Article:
Hands On With BattleBlock Theater: Competitive Platforming Is A Beautiful Thing

The problem with creating an awesome game is dealing with the expectations for a follow-up.   After the breakaway success of Castle Crashers, the wait to see how The Behemoth would try to match that wonderful game is almost over.  In anticipation of the April 3rd release date of their newest game BattleBlock Theater, we go hands-on with the title to see if lightning can strike twice.

The first thing you will notice is The Behemoth’s signature style of humor, as it is evident from the get-go.  An amusing narrator sets up the ridiculous premise from the start:  Your ship has crashed on an island inhabited by crazy felines, and they are making you battle it out for their pleasure.  To do that, you’ll be platforming your way through hundreds of levels, preferably with a friend (or three) by your side.  This game definitely does not skimp on the content.  In addition to the insane amount of campaign missions, your character can be outfitted with dozens of different weapons and hundreds of different heads, some of which are quite hilarious.

It’s…. beautiful.

The gameplay itself is a drastic departure from Castle Crashers.  It is a no-frills platformer at heart, and I was reminded of Rayman Origins more than a couple times while playing it.  The controls are tight, sharp-eyed gamers will find numerous hidden areas and if you want to push your co-op buddy down a hole, there isn’t a thing in the world that’s going to stop you.  Thankfully, player respawns are generous, so nobody should get too mad at you.

Each regular stage plays out basically the same:  Get a handful of gems and make it to the exit.  The catch is that each stage has more gems than you actually need, so completionists will have plenty to look for.  In addition to opening up the exits, these gems are also your currency for buying new skins, which is surprisingly addicting.  I always got a kick out of watching my brand new characters come streaming out of the vending machine after a particularly nice haul of gems.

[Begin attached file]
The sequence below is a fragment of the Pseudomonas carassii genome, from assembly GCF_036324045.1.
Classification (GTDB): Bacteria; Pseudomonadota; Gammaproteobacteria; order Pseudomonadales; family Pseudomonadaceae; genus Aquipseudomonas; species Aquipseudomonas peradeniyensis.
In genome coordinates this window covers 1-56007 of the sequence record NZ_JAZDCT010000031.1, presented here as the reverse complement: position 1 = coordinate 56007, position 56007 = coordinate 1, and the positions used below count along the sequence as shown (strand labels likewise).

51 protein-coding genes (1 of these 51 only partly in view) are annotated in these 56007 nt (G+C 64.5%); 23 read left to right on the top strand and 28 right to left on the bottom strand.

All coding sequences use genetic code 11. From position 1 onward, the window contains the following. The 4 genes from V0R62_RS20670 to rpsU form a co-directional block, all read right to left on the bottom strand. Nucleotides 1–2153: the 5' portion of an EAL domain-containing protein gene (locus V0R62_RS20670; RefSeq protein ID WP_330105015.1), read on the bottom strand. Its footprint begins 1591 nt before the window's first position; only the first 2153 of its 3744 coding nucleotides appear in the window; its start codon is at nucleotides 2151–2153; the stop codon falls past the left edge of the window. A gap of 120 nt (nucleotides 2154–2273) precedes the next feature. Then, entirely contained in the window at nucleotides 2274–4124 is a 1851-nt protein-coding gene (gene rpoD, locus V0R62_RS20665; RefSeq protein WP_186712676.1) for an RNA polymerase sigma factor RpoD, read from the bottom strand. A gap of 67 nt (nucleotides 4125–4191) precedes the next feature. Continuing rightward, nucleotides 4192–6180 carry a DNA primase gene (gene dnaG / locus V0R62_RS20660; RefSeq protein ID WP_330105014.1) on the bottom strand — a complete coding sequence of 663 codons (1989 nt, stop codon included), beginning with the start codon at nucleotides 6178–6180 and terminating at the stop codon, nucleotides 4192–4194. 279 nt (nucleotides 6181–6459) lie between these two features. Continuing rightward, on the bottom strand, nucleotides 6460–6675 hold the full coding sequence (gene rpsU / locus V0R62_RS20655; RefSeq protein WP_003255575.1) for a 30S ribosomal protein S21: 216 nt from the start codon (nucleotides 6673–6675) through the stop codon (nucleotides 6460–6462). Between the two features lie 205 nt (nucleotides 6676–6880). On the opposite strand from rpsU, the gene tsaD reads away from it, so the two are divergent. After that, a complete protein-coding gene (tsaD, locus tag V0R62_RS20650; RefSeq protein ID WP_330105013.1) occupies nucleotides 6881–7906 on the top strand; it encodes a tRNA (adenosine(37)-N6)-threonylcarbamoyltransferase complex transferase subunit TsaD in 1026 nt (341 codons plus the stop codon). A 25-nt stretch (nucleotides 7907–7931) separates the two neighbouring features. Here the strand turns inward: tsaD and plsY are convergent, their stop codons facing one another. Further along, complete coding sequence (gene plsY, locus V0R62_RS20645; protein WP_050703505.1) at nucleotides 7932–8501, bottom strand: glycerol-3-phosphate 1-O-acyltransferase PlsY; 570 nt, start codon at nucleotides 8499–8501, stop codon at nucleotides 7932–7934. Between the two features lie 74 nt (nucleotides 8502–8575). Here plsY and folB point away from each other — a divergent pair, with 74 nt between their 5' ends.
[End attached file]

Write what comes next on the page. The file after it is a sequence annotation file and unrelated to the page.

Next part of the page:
Boss battles switch the formula a bit by changing the rules of the game.  In the one I played, the gems are removed and I had to do my best just to keep up with the swift-moving boss.  Again, the echo of the Treasure Chest levels from Rayman was hard to ignore, but it didn’t make it any less fun.  After (or before if you’re anxious) beating the lengthy campaign, a diverse level editor is available to mess around with.  I don’t have the necessary creative skills to do anything cool with it, but it is intuitive and simple, so the community at large should have no trouble creating awesome stages.

Dan Paladin’s art style is unmistakable.

Rounding out the experience is the competitive multiplayer, which is much more fleshed out than Castle Crasher’s bare-bones offerings.  Of the eight available game modes, my favorite was Color the World.  In this mode, you are tasked with coloring the most blocks before the timer runs out.  It’s a variation of a mode we’ve seen dozens of times before, but the frenetic platforming action keeps the pace feverish.  The fact that all this can be done with four players on a single screen is just icing on the cake.

I like the fact that BattleBlock Theater captures the spirit of The Behomth perfectly, yet doesn’t feel like a reskinned version of Castle Crashers.  If nothing else, I admire them for taking the chance on something completely new.   While it may not have hooked me right off the bat like that title, I only became more impressed with it the more I played it, and the easily digestible multiplayer action will make it a great party game.  Whether or not is has the massive replayability or ridiculous success as its predecessor…that remains to be seen.

All in all, it seems the Behemoth isn’t content with resting on their laurels.  The work they have put into BattleBlock Theater is impressive, now we just have a couple short weeks until we see if it pays off.